Letter addressed to the European Commission the 22th November 2006. The letter is slightly edited for spelling errors and other minor things since the original document.
The disease Myalgic Encephalomyelitis (ME) is discriminated in Swedish health and care system
I write because there are huge problems in all levels of care in Sweden with the knowledge about ME. I hope the European Union can do something in order to require that its member state (Sweden) does not disregard one disease systematically in the health and care system.
P.S. ME stands for Myalgic Encephalomyelitis and has WHO ICD-10 code G93.3. Chronic Fatigue Syndrome (CFS) is synonymous for ME.
Situation for people that suffer from ME in Sweden
I live in Sweden and I have discovered that almost no doctor knows about ME/CFS (Myalgic Encephalomyelitis/Chronic Fatigue Syndrome). This causes people that has acquired this devastating disease to go around with a disease that impacts their life in a profound manner for years without knowing what causes them to be handicapped. They might want to find out what it is in order to understand what has happened. Some people do aggravate their ME disease during this time because they do not know what it is and because the doctor does not know what it is. Some doctors might prescribe antidepressant medication, but this might cause the patient to get an aggravation of ME because of the toxic load (many ME patients do not tolerate alcohol, chemicals and medication well) and because ME may aggravate from stress. If the inset of antidepressant causes the patient to have anxiety for a few days so the body is in a state of emergency and the ME patient can not sleep for 72 hours, then it is likely the ME disease will aggravate permanently.
Many patients are disbelieved about their disease. Many patients are classified as hysteric, hypochondriac, psychosomatic, tired from not being at work, depressed, phobic, anxious or with a personality disorder. ME is also confused with burn-out.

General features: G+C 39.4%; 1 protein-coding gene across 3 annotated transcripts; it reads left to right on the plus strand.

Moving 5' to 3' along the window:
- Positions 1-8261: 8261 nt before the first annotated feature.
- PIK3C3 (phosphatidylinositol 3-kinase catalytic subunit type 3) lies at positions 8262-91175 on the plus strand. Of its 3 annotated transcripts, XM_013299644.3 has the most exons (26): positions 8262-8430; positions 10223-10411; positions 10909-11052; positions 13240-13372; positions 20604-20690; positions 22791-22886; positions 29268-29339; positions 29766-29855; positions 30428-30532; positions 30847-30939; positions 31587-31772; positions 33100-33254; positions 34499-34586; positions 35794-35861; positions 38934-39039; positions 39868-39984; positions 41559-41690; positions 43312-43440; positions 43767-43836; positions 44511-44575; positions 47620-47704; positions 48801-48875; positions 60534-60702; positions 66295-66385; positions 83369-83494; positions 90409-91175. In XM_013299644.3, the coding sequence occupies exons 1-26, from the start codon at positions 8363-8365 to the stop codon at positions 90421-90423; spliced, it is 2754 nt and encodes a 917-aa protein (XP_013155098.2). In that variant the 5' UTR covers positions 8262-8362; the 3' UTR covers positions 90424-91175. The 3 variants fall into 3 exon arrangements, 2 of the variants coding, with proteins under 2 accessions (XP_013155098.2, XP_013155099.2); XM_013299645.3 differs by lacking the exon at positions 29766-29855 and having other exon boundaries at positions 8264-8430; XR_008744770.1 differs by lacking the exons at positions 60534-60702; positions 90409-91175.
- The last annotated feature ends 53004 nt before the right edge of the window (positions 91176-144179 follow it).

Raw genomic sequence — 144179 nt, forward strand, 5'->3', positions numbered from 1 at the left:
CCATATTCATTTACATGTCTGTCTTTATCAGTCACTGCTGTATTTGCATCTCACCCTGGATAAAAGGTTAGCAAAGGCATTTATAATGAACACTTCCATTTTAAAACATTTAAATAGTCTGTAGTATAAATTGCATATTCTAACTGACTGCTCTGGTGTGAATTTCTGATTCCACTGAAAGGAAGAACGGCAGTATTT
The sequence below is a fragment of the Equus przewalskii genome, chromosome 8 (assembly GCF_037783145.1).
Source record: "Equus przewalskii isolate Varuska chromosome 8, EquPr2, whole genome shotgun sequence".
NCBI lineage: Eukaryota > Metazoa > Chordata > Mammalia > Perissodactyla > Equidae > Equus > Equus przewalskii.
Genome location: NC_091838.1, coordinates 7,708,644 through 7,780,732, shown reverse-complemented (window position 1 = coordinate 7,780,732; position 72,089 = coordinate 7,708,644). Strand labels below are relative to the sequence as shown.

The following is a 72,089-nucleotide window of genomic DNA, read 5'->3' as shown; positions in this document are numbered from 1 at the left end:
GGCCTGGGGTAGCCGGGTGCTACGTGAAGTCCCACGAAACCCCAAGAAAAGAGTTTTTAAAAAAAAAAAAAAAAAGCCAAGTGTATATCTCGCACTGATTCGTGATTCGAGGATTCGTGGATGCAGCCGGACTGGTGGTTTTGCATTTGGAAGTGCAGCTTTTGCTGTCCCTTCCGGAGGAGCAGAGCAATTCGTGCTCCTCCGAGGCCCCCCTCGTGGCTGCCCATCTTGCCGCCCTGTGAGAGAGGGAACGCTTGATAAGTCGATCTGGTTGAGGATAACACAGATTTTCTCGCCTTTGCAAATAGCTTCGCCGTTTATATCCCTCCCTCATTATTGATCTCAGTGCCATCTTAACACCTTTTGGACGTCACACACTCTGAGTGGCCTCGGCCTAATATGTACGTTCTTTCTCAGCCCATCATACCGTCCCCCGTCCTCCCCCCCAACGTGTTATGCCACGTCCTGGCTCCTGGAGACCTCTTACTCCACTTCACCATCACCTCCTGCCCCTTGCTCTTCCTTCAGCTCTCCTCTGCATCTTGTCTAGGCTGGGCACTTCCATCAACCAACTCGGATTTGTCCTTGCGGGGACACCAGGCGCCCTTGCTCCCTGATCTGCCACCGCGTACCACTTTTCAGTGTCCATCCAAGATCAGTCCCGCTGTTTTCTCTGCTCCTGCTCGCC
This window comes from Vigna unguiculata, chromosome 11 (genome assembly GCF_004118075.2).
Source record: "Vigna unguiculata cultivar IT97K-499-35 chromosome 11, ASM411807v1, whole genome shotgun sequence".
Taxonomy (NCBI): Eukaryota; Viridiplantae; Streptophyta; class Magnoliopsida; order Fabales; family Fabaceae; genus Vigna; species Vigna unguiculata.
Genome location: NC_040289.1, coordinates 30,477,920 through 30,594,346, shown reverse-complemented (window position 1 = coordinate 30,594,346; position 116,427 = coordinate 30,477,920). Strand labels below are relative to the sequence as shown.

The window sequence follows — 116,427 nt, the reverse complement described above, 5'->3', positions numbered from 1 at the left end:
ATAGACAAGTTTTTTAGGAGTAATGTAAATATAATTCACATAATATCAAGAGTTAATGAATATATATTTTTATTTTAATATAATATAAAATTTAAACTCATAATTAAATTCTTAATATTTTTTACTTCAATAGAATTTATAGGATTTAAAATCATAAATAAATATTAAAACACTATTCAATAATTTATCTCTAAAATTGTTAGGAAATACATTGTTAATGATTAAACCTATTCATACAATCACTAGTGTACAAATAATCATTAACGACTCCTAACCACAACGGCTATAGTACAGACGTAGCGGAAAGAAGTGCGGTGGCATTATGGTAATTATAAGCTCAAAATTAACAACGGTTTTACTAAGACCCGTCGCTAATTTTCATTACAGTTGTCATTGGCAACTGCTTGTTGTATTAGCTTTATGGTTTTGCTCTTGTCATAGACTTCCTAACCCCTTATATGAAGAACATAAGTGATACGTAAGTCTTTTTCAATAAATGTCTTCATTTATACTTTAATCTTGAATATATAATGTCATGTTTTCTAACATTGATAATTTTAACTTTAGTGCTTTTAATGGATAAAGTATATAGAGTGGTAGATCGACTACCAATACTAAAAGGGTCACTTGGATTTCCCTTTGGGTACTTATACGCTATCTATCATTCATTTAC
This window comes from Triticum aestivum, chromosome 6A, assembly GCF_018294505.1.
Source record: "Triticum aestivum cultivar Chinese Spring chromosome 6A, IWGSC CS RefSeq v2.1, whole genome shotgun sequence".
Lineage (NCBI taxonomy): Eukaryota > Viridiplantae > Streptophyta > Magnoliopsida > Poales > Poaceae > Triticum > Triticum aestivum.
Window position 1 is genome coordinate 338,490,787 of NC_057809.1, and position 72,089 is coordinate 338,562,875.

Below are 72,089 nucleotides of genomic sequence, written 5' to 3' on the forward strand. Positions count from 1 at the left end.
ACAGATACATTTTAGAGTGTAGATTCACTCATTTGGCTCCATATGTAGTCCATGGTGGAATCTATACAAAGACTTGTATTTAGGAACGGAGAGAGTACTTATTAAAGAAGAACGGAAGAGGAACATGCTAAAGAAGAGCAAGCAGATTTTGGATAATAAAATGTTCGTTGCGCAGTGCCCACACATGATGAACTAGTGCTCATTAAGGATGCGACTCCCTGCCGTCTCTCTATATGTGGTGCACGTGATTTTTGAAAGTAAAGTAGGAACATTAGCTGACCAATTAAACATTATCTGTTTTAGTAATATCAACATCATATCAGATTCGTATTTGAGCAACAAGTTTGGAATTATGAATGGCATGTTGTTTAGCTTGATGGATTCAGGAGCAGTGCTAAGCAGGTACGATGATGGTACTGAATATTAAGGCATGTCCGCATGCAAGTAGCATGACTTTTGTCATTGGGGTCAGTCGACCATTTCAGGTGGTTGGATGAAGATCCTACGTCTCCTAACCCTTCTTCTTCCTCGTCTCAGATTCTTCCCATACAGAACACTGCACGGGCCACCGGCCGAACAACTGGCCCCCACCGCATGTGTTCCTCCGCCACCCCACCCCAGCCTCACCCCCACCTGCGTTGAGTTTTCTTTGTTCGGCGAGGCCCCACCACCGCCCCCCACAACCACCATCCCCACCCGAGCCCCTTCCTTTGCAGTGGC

Patients in Sweden try to make their doctor read "Myalgic Encephalomyelitis/Chronic Fatigue Syndrome: Clinical Working Case Definition, Diagnostic and Treatment Protocols" (Carruthers et al, ISBN 0-7890-2207-9, year 2003, ), but doctors refuse to learn anything about the disease. So patients end up to try to treat themselves. The doctors do not know anything about why they should be careful with medication. The doctors do not know how to interpret patients symptom descriptions. As they know nothing about the characteristics of ME, they interpret things as psychological. So the patients quickly learns to be very careful when explaining things, because things can very easily be interpreted in the wrong way by a person without any knowledge about the ME symptom complex.
For example doctors may say: "Now, the summer comes and then there is more light so things will feel better". This is probably relevant to a depressed person, but for an ME person it might be the opposite! Many ME patients are intolerant to heat or cold! So the summer with high temperatures, may very well be unbearable to an ME person. If you tell the doctors that you sleep all the time because of the antidepressant medication, they do not react. They simply think you are still depressed and need stronger medication. But in fact many (most) ME patients are intolerant to medication and have to be monitored very carefully when giving medication so they do not have their ME symptoms getting worse.